For most of the history of computer programming, there's been a gap between the programmers creating an application's code and the designers creating an application's user experience (UX). The two disciplines receive vastly different training, and they use a different set of tools. Programmers use a text editor or an IDE to write code, while designers often draw concepts of widget layout and potential interactions. While some IDEs, like Eclipse and Netbeans, have interface design components, they're usually focused on widget position and not on widget design. The open source design app Penpot is a collaborative design and prototyping platform. It has a suite of new features that make it easy for designers and developers to work together with familiar workflows. Penpot's design interface lets developers write code in harmony with the design process like no other tool does. And it's come a long way since Opensource.com last looked at it. Its latest features don't just improve your experience with Penpot, they propel the open source Penpot app past similar and proprietary tools.
Prototyping with Penpot
One of the common problems with trying to design how an application might work best is that, at the time of designing, the application doesn't exist yet. A designer can visualize and storyboard to help both the design team and the programmer understand what to aim for. But it's a process that requires iteration and feedback as developers start to implement UX concepts, and designs change to react to the reality of code.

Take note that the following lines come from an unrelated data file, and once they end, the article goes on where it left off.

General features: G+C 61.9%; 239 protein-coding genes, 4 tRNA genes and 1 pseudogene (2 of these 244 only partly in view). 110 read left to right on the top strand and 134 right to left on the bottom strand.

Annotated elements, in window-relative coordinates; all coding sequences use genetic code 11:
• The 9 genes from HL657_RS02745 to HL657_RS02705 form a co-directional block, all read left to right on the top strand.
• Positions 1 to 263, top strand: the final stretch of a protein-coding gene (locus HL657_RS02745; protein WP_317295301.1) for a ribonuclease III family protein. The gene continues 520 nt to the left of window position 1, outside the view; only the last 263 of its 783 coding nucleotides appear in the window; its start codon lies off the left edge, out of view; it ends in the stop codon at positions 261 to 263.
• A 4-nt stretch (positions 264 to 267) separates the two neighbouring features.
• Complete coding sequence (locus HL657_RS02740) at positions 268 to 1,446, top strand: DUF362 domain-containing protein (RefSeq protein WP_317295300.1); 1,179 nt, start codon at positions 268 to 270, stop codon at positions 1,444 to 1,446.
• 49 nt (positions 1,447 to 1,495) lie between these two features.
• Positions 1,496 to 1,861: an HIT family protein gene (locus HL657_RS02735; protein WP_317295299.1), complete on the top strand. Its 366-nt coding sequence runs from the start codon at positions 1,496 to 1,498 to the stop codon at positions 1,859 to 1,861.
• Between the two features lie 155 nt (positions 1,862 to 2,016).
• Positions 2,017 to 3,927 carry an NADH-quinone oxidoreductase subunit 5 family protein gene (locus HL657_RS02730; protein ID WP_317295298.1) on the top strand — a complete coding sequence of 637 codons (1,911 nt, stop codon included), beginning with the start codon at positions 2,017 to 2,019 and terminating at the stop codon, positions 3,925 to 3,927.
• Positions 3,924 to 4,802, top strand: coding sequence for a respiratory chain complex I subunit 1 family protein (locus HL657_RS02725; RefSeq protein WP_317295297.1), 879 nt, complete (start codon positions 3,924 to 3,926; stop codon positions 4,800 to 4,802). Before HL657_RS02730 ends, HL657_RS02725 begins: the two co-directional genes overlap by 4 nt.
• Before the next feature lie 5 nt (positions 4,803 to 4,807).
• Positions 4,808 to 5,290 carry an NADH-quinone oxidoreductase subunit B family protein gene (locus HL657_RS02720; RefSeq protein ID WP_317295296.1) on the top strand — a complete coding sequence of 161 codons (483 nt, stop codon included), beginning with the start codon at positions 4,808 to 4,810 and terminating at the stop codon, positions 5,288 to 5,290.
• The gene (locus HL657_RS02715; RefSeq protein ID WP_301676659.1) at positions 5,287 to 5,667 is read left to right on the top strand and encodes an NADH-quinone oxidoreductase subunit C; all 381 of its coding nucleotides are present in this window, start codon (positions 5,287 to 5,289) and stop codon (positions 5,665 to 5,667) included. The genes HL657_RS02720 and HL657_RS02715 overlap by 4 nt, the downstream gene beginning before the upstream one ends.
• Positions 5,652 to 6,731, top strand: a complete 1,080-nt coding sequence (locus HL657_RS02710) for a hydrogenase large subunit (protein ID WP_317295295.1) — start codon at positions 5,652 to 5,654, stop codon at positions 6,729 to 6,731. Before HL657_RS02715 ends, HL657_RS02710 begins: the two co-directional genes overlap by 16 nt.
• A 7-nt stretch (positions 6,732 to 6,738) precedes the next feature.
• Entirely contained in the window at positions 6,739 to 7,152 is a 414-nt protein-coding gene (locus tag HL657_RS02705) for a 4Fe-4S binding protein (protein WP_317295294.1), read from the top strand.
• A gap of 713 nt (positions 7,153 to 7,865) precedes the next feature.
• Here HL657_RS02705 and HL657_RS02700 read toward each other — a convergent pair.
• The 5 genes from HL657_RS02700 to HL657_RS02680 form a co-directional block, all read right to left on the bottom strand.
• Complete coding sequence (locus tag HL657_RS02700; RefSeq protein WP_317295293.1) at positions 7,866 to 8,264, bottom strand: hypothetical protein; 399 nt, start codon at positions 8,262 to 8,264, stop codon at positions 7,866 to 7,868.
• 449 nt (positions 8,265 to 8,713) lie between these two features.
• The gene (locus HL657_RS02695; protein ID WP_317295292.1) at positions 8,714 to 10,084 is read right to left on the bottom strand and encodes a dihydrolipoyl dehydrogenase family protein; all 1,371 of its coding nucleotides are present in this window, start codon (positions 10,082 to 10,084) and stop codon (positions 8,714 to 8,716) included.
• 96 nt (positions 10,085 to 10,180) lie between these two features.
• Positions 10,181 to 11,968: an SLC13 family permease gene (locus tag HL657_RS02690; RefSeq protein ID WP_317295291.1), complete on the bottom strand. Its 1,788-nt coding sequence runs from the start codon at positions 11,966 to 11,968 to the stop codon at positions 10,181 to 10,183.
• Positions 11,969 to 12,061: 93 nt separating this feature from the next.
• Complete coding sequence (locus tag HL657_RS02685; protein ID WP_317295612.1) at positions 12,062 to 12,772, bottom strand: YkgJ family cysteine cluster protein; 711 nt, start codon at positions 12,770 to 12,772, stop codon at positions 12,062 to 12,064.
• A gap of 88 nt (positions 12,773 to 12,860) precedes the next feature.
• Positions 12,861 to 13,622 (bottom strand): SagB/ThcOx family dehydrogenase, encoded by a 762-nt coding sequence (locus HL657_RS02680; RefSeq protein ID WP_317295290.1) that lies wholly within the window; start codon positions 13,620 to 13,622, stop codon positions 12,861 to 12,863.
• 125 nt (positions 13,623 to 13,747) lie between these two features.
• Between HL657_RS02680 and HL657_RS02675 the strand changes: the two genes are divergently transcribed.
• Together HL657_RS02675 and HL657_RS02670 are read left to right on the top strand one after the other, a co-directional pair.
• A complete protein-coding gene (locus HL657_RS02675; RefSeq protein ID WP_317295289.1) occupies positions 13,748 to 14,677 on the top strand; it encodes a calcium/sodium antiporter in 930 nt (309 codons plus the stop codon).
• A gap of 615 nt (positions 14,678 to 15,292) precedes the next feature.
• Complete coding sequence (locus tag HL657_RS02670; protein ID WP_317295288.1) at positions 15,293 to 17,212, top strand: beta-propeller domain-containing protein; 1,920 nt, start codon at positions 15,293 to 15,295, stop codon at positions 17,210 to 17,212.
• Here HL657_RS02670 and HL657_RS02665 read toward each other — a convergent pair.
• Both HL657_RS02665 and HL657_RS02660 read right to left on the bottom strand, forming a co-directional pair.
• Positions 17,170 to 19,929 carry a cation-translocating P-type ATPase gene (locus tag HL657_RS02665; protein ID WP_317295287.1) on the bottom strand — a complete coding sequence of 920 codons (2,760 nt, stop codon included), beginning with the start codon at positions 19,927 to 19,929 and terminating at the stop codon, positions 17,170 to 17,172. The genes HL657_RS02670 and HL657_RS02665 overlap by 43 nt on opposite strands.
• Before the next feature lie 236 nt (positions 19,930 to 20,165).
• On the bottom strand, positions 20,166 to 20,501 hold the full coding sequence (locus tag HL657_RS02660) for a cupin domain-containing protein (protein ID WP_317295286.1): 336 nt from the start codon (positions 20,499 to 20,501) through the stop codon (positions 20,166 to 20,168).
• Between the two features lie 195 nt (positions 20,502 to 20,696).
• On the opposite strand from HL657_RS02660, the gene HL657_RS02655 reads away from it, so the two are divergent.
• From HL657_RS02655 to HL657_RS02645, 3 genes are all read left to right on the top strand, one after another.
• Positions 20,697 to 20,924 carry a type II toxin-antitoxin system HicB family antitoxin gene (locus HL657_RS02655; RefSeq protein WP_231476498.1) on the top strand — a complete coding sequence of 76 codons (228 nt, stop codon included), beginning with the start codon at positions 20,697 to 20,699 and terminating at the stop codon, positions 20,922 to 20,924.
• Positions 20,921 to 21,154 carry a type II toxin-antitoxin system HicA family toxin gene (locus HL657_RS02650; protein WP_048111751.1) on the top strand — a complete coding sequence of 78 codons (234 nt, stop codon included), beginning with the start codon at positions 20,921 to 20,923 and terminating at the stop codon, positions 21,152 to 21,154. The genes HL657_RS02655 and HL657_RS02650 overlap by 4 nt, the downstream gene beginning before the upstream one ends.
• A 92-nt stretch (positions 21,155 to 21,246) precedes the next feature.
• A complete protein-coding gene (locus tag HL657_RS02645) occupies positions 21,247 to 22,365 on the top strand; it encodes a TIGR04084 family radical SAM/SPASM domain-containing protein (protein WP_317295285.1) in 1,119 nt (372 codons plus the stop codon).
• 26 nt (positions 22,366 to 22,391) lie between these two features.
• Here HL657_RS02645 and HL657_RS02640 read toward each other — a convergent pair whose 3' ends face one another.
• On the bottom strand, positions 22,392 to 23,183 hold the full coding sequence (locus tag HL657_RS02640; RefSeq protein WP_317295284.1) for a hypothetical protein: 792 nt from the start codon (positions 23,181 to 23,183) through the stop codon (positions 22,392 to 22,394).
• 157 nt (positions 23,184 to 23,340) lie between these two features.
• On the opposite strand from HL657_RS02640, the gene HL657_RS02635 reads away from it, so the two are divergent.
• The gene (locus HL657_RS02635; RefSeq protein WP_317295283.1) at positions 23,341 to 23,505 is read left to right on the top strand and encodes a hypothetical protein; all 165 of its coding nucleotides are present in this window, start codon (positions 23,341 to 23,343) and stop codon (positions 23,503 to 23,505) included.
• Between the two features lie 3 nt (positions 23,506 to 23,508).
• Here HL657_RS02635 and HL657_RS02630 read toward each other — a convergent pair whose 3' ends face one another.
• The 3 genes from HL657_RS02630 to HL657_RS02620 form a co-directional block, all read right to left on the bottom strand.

With Penpot, you can create a "working" prototype of your web or mobile application. You can connect buttons with specific actions, triggering changes in layout based on user input. And this can all be done before any code for the project exists.
The most important aspect of this isn't the ability to do a mock-up, though. Everything done in Penpot for an app's design has usable layout data that developers can use in the final project. Penpot isn't just a great drawing and layout tool. It informs the coding process.
Rather than providing just a visual list of designer-specific elements, like properties, colors, and typography, Penpot now integrates code output directly into the design workspace (like developer tools in a web browser). Designers and developers share the same space for design and front-end development, getting specifications in whatever format they need.
Many online design tools use proprietary technology to provide some fancy features, but at the price of essentially becoming an application, you don't run so much as access through a browser. Penpot uses open web standards, though, and is rendered by your web browser. That means Penpot has access to the web browser's maximum available memory, which makes Penpot the first online prototype and layout application with design scalability. You can provide more options, more mock-ups, and more pitches. Plus, you can open your design space to more concurrent collaborators with no fear of running out of application memory.
Self-hosting and SaaS
Penpot is open source, so you don't have to use it on the cloud if that doesn't fit your workflow. You can self-host Penpot easily in a container, using it as a local application on your own workstation or hosting it for your organization on your own server.
Open source design
I've written an introductory article to Penpot previously, and since then the application has only gotten better. If you're looking to bring coders and stakeholders into your design process, then give Penpot a try.